BY MARIA TITIZIAN
It recently dawned on me that I don’t know how to have fun anymore. Work is about the country. Home is about the country. Dinners out with friends or social gatherings are always about the country. I can’t recall what we used to talk about before moving to “the country.”
We rarely talk about movies or books or art or interesting touristic destinations because even when we do travel it’s usually work-related or back to the country we came from before moving to “the country.” If we talk about events occurring in the world, it’s usually through the prism of how it affects us in Armenia. If we dare to discuss novel ideas, more than likely it’s about potential solutions to the plethora of problems we confront. And since there’s never a dearth of issues presenting themselves, we always have things to talk about the country.
A friend came to see me in my office a few weeks ago, and after having a heated discussion about the country, with a trace of sympathy said, “Maria, really? You need to learn to have some fun.” I thought about it and for the next few days kept thinking about it but couldn’t find the answer to the question – when did I forget how to have fun?
A few nights ago, another friend invited us to his place for drinks. While we didn’t discuss art or literature or recreational activities, while silly jokes weren’t told, it was the first time in a long time that I had fun. The peculiar twist is that all we spoke about was the country, almost non-stop till the early hours of the morning, and after coming home and trying to sleep, I finally found the answer…I had been having fun all along.
I acknowledge that fun might not be the correct adjective to depict the currents of our lives, but the intensity of emotions, the depth of our frustration and ultimately the sense of purpose and fulfillment had enriched our lives beyond our wildest expectations.
And yet, as I publicly acknowledge that life has been fun and fulfilling, the events of the past week have been weighing heavily upon all of us. On September 3, President Serzh Sarkisian, in the name of Armenia and Armenians decided that we would turn our backs on the Association Agreement that he himself had been actively negotiating for with the European Union since 2010 and instead signed the Russian-led Customs Union with Kazakhstan and Belarus, which foresees the creation of a Eurasian Union by 2015.
While we were naively preparing for Armenia to initial the EU Association Agreement in Vilnius (which included the Deep and Comprehensive Free Trade Area) at the end of November, along with Georgia and Moldova, our country’s leader already knew that he would steer us toward a closer association with Russia dashing any immediate hopes of future integration with Europe.
The Deep and Comprehensive Free Trade Area (DCFTA), which is the economic component of the Association Agreement, would have allowed free access of Armenian goods to the European market. Most importantly, it would have raised the quality and standards of Armenian products due to strict European regulatory criteria.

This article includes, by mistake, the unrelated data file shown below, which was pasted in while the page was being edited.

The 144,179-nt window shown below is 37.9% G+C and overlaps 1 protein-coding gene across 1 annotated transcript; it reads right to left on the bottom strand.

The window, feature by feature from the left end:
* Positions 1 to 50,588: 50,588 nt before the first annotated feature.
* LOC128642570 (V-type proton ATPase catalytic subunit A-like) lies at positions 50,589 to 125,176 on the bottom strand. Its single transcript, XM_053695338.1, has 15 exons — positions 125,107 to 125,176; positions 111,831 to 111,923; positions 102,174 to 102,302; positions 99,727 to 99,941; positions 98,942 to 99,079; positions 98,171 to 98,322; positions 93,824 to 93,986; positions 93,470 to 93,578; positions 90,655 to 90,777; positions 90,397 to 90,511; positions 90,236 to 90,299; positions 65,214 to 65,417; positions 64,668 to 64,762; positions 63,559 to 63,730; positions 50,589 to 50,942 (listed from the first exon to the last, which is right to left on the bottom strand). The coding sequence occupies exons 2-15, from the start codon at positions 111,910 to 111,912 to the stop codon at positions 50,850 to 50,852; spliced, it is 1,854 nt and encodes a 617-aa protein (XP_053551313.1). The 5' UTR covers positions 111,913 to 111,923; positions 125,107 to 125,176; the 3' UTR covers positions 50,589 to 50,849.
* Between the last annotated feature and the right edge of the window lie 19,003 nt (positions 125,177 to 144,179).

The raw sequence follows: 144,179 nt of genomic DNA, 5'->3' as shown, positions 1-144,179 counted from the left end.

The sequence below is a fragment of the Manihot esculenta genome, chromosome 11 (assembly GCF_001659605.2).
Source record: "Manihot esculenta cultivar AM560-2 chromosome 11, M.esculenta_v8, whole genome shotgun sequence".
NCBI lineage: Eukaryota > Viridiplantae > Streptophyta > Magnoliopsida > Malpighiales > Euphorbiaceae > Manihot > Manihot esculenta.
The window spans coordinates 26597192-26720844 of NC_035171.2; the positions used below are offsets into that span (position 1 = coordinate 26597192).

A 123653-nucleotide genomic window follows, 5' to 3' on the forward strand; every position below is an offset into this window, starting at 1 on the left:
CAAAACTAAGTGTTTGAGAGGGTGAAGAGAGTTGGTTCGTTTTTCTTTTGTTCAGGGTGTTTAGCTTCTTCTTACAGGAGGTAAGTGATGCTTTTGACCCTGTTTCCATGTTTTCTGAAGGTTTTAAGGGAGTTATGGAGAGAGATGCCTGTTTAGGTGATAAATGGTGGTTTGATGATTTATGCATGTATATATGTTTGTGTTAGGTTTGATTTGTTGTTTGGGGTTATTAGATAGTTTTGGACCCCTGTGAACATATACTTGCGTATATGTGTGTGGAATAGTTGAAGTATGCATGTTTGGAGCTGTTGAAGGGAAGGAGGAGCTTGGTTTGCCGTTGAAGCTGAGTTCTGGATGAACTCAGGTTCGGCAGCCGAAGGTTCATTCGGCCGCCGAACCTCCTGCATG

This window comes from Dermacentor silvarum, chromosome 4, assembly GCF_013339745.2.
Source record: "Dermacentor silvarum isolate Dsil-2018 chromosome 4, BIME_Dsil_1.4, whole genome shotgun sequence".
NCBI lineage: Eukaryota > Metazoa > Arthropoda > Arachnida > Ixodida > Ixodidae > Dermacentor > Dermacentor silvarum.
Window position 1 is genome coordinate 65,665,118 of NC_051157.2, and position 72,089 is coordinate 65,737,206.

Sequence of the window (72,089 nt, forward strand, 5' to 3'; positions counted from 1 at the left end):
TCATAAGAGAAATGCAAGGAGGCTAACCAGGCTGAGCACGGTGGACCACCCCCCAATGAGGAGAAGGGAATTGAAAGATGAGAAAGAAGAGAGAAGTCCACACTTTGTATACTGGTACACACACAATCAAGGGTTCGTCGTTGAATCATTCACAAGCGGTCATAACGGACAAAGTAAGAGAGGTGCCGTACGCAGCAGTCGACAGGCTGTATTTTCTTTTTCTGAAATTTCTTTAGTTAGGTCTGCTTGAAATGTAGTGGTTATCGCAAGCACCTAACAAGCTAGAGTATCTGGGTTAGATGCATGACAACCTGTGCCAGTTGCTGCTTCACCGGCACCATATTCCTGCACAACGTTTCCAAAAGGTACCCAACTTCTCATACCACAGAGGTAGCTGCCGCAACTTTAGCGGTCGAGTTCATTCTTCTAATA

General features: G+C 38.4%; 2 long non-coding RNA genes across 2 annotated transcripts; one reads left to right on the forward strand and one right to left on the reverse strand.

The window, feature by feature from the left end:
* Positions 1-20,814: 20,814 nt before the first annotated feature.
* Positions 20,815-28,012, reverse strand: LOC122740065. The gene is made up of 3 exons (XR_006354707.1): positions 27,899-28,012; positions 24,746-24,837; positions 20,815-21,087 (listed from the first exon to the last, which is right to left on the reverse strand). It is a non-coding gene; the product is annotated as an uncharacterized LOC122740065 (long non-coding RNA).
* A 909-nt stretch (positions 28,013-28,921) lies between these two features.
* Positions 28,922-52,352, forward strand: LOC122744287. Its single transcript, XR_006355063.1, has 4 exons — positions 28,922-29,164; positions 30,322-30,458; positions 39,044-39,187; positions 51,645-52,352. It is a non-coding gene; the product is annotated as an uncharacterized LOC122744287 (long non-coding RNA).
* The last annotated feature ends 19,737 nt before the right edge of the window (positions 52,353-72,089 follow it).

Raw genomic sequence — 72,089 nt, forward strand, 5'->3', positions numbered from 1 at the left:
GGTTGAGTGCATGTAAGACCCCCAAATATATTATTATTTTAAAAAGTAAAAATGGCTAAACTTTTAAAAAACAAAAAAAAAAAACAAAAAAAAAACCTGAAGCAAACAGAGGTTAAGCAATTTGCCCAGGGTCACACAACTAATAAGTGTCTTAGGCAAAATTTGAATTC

After this dramatic policy shift, Stefan Fuele, the EU Enlargement Commissioner said that “…the compatibility of obligations to the Customs Union with those under an Association Agreement/DCFTA with the EU looks problematic.”
There are those who believe that Armenia didn’t have a choice in the matter, that Russia had forced our leadership to join the Customs Union or suffer the consequences. There are others who believe that this was a sound decision taking into consideration national security issues (Russian troops protect our borders with Turkey and Iran), including the security and viability of Nagorno Karabakh and was a natural choice because Armenia is a member of the Collective Security Treaty Organization. Signed in 1992 by Russia, Kazakhstan, Armenia, Belarus, Tajikistan, and Kyrgyzstan, CSTO is a military alliance which among other things states that aggression against any one signatory would be perceived as an aggression against all.
There are those who are passionately opposed to the Customs Union because they insist that the country’s sovereignty has come under threat. It is no secret that the Russians still consider the former Soviet Republics as satellite states, comrades and have recently drawn parallels between Armenia and Kaliningrad, the Russian exclave located on the Baltic Sea between Poland and Lithuania. The irony wasn’t lost on anybody…comparing an exclave with a sovereign state.
The question of whether or not the EU understood the dynamic of Russian influence and pull and the Armenian leadership’s real intentions, of whether they were transparent or aggressive enough with the Armenian leadership, of whether they provided security guarantees to our country are not clear.
The question of whether the Diaspora understands the consequences and many layers of this decision is also not clear but it should be. This is not simply a choice of Russia or the West – this promises to be a serious blow to any hopes for democracy, social justice, media freedoms, and human rights, dismantling of monopolies in our political and economic life. This presumably dangerous dance with Russia to ensure the alleged prosperity of Armenia and security for Artsakh, is ambiguous and could have perilous ramifications for the country’s future. Many questions remain unanswered – what are the economic and political benefits of the Eurasian Union versus the European Union? The people of Armenia, in whose name the President purportedly speaks, have a right to know the answers and ultimately understand what kind of country they will be living in at the end of this journey.
Autumn promises to be difficult, tense, and intense. I’m not sure that it will be fun, I’m not sure that I will be having fun, but I am certain that I will be present.